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Welcome to Sneak Peek, our weekly lookahead for both ends of Pennsylvania Avenue, plus my best scoops. I'd love your tips and feedback: jonathan@axios.com. And please urge your friends and colleagues to sign up for Sneak Peek.

1 big thing: Trump's "red wave" could sink GOP

Illustration: Lazaro Gamio/Axios

The president's contempt for mainstream polling and the media may come back to haunt him in November. Several top Republican operatives working on the midterm elections told me Trump's fanciful "red wave" predictions could depress Republican turnout and, ironically, serve to make any blue wave even bigger.

One of those strategists told me he's detecting something interesting — and concerning — from focus groups of Trump voters.

  • "You have Trump-MAGA loyalists, and their friends on Fox, who have reached a point of not believing polls and media people telling them things are going wrong, that I believe is actually causing the Republicans problems," the strategist told me, granted anonymity in order to be candid.
  • "We've seen it in focus groups, with Republican base voters, where you'll come up with a hypothetical that the Democrats win, and people are like, 'That's not going to happen, that's stupid.' ... They're like, 'Oh, to hell with this crap, we were told Trump wasn't going to win. It's bullshit.'"
  • "I would rather Sean Hannity get on TV every night and go, 'Oh my God, Nancy Pelosi could be Speaker and they're going to impeach Trump. You better get out to vote.'"

Between the lines: Questionable outlier polls like Rasmussen that favor the president have lulled and reassured Trump’s base. The president tweets out the polls, his media mouthpieces echo them, and his voters feel pacified — and, several top strategists I've interviewed fear, less motivated to show up in November.

  • Trump isn't helping. The president is flatly denying what most polls indicate — saying he sees not a blue wave in November, but a giant "red wave."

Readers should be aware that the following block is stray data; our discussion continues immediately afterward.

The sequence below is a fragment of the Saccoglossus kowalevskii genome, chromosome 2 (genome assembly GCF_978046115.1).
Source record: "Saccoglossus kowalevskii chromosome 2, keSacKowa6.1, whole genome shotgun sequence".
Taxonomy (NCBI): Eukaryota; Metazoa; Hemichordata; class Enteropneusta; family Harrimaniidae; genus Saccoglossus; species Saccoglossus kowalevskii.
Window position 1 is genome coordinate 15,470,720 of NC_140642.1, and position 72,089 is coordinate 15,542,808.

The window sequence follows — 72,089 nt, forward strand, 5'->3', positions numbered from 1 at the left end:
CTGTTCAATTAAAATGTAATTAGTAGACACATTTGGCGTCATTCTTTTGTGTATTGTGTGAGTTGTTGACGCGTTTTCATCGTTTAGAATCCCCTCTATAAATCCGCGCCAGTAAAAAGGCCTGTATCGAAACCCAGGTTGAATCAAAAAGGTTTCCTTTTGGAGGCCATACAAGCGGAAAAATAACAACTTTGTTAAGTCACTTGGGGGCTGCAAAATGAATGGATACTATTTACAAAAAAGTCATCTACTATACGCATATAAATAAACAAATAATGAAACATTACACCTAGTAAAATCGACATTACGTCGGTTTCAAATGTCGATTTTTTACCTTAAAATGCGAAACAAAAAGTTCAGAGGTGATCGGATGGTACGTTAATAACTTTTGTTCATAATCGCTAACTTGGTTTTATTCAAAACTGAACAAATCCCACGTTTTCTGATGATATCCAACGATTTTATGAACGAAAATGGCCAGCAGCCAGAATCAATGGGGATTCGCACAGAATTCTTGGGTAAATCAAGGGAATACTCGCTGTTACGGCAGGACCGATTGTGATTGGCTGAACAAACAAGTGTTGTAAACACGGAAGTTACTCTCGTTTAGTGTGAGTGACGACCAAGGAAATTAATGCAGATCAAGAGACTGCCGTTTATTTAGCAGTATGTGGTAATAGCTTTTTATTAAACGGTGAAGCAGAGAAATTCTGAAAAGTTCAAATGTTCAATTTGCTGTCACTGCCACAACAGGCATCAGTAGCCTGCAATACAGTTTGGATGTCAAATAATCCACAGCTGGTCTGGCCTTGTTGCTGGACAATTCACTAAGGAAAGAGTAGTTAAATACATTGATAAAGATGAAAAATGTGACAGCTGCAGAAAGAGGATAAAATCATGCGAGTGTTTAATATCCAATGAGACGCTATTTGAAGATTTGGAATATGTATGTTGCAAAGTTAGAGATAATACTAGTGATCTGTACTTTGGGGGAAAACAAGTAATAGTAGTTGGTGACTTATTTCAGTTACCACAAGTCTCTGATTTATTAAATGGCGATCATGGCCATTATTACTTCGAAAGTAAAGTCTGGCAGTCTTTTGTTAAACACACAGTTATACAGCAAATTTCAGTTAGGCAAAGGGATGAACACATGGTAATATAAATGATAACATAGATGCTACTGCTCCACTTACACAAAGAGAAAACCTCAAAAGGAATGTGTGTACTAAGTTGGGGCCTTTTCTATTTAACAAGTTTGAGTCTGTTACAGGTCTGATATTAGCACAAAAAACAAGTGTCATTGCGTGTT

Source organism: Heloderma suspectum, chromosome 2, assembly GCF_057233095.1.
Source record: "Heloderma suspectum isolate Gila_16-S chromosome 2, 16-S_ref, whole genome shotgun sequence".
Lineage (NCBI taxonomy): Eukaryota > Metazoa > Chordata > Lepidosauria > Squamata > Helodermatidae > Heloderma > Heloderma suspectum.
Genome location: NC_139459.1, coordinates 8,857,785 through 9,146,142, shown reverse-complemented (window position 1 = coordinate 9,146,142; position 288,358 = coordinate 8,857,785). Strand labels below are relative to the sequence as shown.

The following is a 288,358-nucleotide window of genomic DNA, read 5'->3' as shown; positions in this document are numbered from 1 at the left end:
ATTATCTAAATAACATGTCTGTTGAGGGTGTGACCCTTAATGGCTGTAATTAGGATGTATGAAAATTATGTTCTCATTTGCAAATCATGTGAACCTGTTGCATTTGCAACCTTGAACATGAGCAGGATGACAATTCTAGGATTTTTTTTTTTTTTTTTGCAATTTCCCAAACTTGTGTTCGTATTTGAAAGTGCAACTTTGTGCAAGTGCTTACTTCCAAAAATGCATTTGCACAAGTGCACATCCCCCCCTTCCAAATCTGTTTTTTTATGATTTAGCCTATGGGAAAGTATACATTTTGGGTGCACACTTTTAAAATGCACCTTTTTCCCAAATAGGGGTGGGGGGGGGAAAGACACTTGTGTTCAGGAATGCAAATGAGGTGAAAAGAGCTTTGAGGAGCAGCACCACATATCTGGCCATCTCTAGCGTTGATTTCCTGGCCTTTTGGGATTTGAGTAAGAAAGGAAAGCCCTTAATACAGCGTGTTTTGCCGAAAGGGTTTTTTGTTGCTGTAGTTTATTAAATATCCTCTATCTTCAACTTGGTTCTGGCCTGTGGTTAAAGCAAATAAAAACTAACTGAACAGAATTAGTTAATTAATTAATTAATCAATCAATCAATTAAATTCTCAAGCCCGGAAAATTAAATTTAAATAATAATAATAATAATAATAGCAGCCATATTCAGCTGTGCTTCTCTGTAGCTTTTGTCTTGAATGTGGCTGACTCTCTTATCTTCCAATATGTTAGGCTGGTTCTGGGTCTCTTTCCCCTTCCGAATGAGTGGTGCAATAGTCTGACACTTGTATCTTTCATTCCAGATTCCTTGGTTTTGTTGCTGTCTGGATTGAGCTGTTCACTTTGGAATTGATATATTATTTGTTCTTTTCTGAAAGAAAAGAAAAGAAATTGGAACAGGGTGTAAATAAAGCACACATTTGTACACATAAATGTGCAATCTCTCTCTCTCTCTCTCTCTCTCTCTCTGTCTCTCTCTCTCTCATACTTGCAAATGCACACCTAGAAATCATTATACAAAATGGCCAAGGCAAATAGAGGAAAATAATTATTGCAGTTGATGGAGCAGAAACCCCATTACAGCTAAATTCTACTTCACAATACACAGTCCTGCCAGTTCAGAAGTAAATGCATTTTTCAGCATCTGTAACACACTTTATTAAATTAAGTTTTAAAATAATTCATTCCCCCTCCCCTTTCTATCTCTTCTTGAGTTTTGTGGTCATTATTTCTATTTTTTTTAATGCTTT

• Republican strategists want the base to panic so they'll show up to vote. But instead, Trump is breeding complacency.

Another of the country's top House operatives told me:

  • "It's worrisome. The President's tweeting 'red wave,' and they watch Fox News," the source said. "These [Trump voters] will say, 'The same Fake News, Deep State people told me Hillary was going to win and Hillary lost. We've won all these elections.'"

A third said: "They watch Hannity... and hear that a red wave is coming to save the House. They really believe it's going to be 2016 all over again."

The bottom line: Trump is virtually alone among Republican elected officials in predicting a red wave, but his megaphone is the party's loudest. So many strategists wish he'd be more realistic with his voters — many of whom loathe Congress and are already reluctant to vote in an election where Trump isn't on the ticket.

  • The fact that Republicans have won eight out of nine special elections so far this cycle — a record Trump touts as evidence they'll sweep to victory in November — obscures the fact that Democrats have made these races way closer than they should've been.
  • In these races, Republicans have deployed their top surrogates, including the president, and they've spent piles of money. They don't have nearly enough resources to replicate this formula across the country in November.

But, but, but: If the Trump base shows up in November, Republicans have a chance at holding the House. Trump has an unprecedented hold over his party's base, so if he changes tack it's possible his voters will, too — and quickly.

2. Behind the scenes: Trump's habit of blurting

Photo: Eric Baradat/AFP/Getty Images

Trump’s staff has learned a hard lesson. If the president says something in private, no matter how geopolitically fraught, it's only a matter of time before he blurts it out in public.

  • Trump’s Wall Street Journal interview this week is just the latest example of this habit. In that interview, he contradicted the White House's official narrative by saying he had revoked John Brennan’s security clearance because of the Russia probe. It's far from the first time Trump has publicly blurted out something that his aides privately implored him to keep under wraps.

Behind the scenes: A source who's spent hours with Trump in confidential White House settings told me the Journal interview brought back bad memories.

  • Not only of Trump's interview last year with NBC's Lester Holt — when the president admitted "this Russia thing with Trump" was on his mind when he fired then-FBI director James Comey — but of other times when Trump blurted out thoughts he'd previously expressed in private that his national security team hoped would stay that way.

The two examples the source gave: